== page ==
The Foreign Service Journal, April 2024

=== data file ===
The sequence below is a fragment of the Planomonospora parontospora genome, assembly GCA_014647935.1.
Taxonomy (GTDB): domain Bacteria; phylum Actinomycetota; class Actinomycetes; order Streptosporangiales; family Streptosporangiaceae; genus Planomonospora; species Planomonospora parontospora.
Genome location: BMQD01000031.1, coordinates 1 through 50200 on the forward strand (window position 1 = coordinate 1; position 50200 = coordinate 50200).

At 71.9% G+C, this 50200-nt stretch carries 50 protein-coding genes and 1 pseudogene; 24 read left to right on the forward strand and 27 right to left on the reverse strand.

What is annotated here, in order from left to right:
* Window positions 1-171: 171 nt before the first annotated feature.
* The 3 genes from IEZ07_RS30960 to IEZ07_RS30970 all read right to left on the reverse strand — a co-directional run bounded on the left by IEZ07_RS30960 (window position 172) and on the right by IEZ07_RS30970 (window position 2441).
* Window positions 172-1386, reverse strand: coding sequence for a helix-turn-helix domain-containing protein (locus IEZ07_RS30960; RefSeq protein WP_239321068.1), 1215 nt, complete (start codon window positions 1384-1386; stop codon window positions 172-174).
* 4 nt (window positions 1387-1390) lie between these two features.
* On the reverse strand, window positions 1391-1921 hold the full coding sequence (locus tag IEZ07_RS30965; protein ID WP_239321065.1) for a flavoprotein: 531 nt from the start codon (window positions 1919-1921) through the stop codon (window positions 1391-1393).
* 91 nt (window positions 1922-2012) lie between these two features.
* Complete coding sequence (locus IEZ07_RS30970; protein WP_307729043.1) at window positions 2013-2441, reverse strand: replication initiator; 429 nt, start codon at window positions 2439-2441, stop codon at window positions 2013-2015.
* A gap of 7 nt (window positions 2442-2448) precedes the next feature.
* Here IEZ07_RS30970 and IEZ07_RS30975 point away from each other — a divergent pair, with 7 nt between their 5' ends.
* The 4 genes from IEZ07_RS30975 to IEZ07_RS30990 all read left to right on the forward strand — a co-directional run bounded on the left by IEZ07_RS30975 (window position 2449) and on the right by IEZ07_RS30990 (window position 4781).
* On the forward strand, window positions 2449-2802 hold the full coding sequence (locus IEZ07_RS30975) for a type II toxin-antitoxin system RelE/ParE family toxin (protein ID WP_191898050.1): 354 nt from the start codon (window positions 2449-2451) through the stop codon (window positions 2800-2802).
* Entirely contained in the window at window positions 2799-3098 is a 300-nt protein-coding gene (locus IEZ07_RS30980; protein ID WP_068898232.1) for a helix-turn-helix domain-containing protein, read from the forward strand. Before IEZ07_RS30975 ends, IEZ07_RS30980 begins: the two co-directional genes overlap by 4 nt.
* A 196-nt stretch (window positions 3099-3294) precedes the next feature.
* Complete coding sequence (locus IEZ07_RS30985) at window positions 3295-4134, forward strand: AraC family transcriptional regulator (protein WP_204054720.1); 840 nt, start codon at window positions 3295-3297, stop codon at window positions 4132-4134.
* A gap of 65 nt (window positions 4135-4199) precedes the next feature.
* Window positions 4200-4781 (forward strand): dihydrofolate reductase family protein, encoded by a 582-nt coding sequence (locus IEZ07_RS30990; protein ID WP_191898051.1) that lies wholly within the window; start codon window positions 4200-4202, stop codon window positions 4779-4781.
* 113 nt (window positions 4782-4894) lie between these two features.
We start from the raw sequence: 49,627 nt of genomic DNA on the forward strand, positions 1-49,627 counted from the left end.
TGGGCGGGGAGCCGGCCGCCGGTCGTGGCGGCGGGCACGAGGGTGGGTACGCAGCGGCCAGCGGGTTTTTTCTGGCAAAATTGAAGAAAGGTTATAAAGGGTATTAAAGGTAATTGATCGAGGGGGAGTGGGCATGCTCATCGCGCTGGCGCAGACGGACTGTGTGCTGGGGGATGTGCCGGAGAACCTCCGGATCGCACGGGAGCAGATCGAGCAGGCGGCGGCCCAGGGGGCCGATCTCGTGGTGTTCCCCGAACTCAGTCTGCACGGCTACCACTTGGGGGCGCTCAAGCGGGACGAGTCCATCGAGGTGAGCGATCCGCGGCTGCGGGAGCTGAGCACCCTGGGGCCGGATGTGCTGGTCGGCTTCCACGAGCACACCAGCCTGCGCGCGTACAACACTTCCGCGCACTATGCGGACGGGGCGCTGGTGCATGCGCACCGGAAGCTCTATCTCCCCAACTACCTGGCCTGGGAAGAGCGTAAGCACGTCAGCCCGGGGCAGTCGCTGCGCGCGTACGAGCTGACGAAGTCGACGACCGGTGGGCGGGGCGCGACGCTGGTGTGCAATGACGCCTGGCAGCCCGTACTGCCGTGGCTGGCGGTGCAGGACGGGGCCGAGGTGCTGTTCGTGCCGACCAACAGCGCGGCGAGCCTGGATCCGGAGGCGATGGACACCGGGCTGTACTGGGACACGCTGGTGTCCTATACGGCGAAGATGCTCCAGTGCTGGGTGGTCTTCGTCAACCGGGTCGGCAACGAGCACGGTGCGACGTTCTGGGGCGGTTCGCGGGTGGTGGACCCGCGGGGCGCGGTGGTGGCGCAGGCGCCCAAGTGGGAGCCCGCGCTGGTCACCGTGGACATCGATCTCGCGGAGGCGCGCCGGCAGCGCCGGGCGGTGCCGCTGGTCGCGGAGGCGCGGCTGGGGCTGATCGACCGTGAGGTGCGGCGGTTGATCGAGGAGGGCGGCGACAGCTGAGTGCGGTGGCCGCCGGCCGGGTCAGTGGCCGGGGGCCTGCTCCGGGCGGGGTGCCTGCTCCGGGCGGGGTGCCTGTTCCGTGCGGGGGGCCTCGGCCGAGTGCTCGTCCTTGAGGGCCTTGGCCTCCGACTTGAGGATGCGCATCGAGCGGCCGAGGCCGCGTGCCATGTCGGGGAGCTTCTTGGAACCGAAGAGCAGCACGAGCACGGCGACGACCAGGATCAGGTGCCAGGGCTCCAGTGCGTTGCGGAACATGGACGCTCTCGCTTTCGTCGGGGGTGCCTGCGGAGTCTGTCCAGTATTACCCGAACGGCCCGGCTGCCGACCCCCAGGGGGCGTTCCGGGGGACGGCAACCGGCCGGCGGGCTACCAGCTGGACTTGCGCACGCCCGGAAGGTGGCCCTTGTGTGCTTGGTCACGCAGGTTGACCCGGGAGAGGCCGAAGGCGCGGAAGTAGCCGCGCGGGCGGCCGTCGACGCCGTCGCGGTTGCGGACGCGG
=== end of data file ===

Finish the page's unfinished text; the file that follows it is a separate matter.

28 APRIL 2024 | THE FOREIGN SERVICE JOURNAL A “Zero Barrier” Oce Why is con dentiality so vital? Fear of potential retaliation can often limit one’s willingness to come forward and seek assistance with workplace con icts. When that happens, con ict can fester, bad behavior can go unchecked, and it can negatively a ect others in the workplace. For these reasons, S/O strictly adheres to its principle of con dentiality, which allows for frank and honest engagement. For example, names of those who engage with S/O and communications they have with the sta are kept con dential, shared only with the permission of the client. Likewise, information gathered during climate surveys that identi es issues, relays feedback, and provides recommendations is relayed to leadership in a way that is nonattributable. e goals of S/O include minimizing and mitigating con ict and helping those with whom they work to bring about positive change. Staying true to the principles of con dentiality and impartiality is essential to achieving those goals. As a result, S/O has a unique ability to serve as a “zero barrier” o ce for personnel across the department, where they can get support without fear and without judgment. S/O sta are not advocates for individuals or for management; nor is the o ce an investigatory body or enforcer of action. Rather, the S/O team serves as an independent resource for personnel at all levels to nd the best path forward for themselves and for the mission. Stang Up to Prevent and Address Bullying In 2024 a key goal of Ombuds Jeanne M. Juliao is to fully sta the Workplace Con ict Prevention and Resolution Center. anks to the support of senior department leadership, that goal is about to be achieved. According to Ombuds Juliao: “Fully sta ng the wCPRc is a vital part of the department’s strategic e ort to address con icts rooted in failed communications, bullying, and incivility.” In his Feb. 1, 2024, email to sta , Under Secretary of State for Management John R. Bass emphasized that State is committed to maintaining a workplace where everyone is treated with respect and dignity. Respondents to last year’s Stay Survey were clear, he added, that the department needed to do more to hold employees accountable for misconduct. Additional professionals are being added to S/O, he stated, and the o ce will work closely with the Bureau of Global Talent Management (GTM) and with the O ce of Civil Rights (S/OCR), which oversees the department’s Anti-Harassment Program as well as its Equal Employment Opportunity Program. e three o ces will work management at the earliest opportunity and the lowest possible level to enhance workplace communications, collaboration, and culture. To address organizational concerns, S/O provides skillsbuilding sessions and conducts climate surveys and analysis to help organizational leadership with information, options, and tools to e ectively address workplace con ict issues. With a broader, systemic view, S/O also collects and analyzes data, tracks trends, and develops proposals for institutional change as an adviser to senior department leadership. For example, if an individual or a post reaches out for assistance, S/O may begin with one-on-one conversations with a ected parties to gure out the root of the problem. If appropriate, a facilitated conversation could come next, giving each a structured and respectful environment to try to move forward in a positive direction. If it becomes clear that the e ects of interpersonal con icts extend well beyond two poorly communicating colleagues, S/O may provide further services. ese could include consultations and coaching sessions or perhaps an o ce or missionwide climate survey, gathering information on what is working well and where there are challenges for the team. When S/O conducts a climate survey, it analyzes the information and provides insights and actionable recommendations that acknowledge challenges, ensure individuals’ voices are heard, and address the underlying causes of con ict. S/O sta members have received extensive training in con ict management, coaching, mediation, and other means of alternate dispute resolution. e team is small but growing, and it is having a positive impact across the department. In 2023 S/O provided services to more than 500 individual department personnel at all levels, conducted 22 climate surveys, visited a dozen countries, and delivered numerous presentations, training, and skills-building sessions domestically and abroad. In a survey of its individual clients in 2023, more than 90 percent expressed their satisfaction with the services received, and more than 80 percent stated they’d recommend S/O’s services to others. S/O has a unique ability to serve as a “zero barrier” o„ce for personnel across the department, where they can get support without fear and without judgment.